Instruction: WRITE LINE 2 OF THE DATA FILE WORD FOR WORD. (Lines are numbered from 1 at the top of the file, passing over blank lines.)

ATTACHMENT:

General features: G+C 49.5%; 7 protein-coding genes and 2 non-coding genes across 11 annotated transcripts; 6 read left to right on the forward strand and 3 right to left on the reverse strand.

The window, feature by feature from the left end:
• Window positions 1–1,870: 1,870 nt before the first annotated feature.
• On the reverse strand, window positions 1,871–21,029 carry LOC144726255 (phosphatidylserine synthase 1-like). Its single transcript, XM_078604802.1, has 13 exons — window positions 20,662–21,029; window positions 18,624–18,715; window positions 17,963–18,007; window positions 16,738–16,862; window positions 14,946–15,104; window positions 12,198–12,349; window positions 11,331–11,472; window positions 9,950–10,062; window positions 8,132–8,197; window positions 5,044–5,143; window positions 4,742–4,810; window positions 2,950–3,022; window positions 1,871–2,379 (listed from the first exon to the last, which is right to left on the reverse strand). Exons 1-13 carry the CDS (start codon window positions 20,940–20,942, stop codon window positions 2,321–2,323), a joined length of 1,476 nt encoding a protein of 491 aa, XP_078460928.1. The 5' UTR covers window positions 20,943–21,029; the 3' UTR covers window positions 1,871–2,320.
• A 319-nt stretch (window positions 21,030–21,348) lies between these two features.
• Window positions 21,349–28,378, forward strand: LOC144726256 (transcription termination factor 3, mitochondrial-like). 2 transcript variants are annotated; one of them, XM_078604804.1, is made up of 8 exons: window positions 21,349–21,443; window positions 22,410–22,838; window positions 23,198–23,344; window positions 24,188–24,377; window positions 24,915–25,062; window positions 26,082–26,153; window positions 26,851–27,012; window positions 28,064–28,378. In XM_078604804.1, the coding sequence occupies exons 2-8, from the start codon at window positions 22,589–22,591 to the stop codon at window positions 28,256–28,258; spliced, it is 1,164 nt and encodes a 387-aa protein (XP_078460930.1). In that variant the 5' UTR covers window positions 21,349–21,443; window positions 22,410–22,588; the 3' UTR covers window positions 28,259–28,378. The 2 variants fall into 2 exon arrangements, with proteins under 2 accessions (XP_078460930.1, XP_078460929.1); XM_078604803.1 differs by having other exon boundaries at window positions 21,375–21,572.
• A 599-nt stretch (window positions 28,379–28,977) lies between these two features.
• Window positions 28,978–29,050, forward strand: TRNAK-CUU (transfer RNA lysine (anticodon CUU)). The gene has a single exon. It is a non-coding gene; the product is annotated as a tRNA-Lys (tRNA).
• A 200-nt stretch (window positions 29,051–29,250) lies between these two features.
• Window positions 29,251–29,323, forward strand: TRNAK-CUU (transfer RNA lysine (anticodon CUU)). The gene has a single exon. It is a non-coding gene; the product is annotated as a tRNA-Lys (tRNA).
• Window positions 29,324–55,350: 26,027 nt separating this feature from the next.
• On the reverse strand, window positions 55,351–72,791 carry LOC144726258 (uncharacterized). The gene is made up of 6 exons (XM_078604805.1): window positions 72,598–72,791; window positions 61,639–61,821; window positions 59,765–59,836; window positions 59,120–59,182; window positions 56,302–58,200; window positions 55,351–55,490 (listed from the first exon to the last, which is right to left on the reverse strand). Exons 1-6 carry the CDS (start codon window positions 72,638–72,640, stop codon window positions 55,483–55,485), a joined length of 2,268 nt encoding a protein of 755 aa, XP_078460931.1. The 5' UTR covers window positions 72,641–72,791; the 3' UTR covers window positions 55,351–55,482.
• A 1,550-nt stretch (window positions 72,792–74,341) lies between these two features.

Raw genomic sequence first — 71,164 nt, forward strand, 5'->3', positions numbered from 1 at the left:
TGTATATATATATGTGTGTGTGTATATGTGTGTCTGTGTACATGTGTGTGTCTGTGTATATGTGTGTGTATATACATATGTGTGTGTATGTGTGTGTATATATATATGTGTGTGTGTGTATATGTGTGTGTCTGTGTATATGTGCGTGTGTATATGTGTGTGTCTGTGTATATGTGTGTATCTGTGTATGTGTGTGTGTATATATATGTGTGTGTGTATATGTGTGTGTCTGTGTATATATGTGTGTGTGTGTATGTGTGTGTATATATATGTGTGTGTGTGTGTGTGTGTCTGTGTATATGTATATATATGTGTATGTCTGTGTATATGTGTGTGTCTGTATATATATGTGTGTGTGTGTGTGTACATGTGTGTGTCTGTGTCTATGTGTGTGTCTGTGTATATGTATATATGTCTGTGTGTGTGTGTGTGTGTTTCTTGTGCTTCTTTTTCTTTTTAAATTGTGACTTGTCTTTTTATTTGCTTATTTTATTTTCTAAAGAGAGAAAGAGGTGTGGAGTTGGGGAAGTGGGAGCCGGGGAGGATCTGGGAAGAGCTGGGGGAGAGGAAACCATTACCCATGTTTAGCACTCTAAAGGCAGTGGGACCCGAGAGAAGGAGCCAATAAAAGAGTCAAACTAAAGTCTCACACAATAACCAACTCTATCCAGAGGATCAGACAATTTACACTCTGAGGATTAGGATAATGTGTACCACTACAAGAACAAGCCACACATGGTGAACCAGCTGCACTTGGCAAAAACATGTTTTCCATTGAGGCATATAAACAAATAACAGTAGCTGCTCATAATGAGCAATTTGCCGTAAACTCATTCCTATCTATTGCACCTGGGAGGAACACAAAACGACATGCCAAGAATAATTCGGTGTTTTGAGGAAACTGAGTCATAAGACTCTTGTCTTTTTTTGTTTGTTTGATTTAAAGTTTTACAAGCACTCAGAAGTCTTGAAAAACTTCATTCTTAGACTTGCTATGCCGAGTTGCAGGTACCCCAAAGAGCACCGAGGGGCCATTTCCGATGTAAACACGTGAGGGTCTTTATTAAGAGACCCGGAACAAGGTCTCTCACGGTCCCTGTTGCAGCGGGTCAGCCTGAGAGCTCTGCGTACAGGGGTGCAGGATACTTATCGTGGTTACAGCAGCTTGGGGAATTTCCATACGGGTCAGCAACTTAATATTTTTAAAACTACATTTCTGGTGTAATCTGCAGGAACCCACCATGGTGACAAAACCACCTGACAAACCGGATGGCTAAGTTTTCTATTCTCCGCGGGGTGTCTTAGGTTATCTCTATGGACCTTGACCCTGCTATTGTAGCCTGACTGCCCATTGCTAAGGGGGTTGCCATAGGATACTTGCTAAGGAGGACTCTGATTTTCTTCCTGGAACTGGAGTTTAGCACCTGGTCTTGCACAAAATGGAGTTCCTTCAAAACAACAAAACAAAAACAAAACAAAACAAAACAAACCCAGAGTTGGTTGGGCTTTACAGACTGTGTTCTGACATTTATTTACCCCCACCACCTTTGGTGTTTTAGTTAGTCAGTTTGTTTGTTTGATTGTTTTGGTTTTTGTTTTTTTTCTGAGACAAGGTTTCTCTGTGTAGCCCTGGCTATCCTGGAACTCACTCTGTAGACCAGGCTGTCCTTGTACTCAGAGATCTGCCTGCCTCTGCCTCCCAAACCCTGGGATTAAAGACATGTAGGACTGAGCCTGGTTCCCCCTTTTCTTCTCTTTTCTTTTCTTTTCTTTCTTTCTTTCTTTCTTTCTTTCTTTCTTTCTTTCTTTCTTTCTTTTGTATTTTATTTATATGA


The window, feature by feature from the left end: